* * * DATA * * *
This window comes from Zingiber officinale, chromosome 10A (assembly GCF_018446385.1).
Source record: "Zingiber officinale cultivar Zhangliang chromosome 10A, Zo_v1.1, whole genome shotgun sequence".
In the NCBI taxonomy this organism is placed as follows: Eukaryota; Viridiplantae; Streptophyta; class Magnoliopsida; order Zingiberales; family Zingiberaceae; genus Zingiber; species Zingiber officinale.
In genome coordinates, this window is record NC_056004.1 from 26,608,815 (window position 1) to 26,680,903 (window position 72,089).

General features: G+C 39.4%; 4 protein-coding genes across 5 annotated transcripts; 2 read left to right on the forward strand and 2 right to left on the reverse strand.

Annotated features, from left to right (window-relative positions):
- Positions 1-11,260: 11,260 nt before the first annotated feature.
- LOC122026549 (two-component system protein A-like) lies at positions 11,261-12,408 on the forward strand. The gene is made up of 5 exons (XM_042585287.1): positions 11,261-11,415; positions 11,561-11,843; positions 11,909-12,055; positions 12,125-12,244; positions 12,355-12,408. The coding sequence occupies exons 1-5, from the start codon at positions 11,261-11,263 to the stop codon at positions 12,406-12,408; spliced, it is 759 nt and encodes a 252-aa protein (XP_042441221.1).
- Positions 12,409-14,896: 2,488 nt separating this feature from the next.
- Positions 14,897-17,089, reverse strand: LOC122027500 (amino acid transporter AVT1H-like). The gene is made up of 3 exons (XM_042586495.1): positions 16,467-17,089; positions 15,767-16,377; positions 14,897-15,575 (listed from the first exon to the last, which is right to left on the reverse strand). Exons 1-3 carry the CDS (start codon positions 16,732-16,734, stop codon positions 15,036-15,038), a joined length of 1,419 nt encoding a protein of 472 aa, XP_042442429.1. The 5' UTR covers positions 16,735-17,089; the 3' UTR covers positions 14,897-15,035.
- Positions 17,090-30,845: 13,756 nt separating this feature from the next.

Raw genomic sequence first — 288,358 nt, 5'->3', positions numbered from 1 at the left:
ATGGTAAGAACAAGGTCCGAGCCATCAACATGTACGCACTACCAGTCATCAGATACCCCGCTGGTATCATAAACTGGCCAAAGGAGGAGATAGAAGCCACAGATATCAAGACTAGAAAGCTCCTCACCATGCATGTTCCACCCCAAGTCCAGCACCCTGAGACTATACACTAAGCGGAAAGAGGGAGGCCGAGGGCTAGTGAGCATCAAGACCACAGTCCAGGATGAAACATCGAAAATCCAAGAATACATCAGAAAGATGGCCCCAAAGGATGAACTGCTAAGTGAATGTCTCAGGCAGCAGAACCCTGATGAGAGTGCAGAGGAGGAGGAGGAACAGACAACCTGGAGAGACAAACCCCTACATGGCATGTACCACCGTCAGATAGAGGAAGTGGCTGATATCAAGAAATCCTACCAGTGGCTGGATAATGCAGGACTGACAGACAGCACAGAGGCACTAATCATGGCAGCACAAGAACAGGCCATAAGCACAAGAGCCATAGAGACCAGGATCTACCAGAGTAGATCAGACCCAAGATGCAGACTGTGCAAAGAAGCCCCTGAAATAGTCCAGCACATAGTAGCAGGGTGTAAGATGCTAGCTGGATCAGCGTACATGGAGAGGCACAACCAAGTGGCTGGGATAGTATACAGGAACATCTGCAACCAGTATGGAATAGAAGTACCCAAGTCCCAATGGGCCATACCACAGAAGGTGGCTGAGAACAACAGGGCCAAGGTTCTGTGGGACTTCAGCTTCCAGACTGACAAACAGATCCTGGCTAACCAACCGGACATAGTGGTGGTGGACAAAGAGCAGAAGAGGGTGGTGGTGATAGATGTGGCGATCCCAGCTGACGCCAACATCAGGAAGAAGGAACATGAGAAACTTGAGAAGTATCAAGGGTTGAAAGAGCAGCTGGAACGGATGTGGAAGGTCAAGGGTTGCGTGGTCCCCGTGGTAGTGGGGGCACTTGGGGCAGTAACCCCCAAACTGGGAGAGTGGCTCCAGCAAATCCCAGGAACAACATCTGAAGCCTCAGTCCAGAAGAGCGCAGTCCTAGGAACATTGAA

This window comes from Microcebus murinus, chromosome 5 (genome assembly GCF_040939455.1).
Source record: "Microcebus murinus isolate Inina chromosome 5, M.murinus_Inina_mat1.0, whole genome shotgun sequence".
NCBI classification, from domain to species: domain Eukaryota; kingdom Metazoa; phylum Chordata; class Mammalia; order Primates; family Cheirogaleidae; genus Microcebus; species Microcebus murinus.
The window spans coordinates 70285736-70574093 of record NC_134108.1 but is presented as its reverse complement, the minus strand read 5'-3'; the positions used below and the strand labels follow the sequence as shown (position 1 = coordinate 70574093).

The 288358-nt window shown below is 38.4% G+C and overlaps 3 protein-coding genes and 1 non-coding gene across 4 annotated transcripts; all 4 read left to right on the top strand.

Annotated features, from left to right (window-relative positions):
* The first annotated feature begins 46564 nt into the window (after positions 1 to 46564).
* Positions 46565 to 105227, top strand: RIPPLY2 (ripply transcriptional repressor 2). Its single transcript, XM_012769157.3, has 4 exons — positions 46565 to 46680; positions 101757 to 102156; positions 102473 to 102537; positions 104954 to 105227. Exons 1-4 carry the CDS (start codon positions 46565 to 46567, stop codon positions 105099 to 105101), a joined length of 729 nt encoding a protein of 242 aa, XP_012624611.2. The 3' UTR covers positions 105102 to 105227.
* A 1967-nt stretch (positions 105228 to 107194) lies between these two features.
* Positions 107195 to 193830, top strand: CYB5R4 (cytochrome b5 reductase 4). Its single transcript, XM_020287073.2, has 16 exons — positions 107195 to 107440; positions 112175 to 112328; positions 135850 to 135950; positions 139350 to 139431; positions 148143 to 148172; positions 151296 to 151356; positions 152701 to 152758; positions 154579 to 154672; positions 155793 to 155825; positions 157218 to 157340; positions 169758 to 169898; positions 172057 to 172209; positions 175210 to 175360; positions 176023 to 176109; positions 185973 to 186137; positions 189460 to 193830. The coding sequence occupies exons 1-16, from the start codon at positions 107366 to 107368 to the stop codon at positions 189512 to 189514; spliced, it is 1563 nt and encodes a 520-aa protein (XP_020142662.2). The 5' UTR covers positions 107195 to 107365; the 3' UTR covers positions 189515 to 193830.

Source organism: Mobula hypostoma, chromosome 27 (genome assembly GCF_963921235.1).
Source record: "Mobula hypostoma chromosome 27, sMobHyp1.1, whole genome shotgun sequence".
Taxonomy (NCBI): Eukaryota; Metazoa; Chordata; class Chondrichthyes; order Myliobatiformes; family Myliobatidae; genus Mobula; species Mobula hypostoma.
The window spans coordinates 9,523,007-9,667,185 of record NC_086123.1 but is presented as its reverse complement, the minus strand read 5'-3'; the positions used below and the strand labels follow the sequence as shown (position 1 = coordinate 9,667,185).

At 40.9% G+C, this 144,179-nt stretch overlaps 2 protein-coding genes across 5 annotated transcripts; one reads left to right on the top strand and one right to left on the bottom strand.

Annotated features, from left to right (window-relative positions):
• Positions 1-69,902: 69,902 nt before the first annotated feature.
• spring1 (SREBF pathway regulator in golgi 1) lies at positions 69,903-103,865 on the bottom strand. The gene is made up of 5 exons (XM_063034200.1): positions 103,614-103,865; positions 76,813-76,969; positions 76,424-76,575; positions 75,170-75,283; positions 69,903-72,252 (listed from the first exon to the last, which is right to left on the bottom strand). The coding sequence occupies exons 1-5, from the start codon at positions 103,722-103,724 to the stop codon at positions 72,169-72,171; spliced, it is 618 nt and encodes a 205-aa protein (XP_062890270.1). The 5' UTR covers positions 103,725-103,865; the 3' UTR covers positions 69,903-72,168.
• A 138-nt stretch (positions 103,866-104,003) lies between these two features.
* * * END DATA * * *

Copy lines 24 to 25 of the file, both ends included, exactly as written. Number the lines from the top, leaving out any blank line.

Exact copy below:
Source organism: Mobula hypostoma, chromosome 27 (genome assembly GCF_963921235.1).
Source record: "Mobula hypostoma chromosome 27, sMobHyp1.1, whole genome shotgun sequence".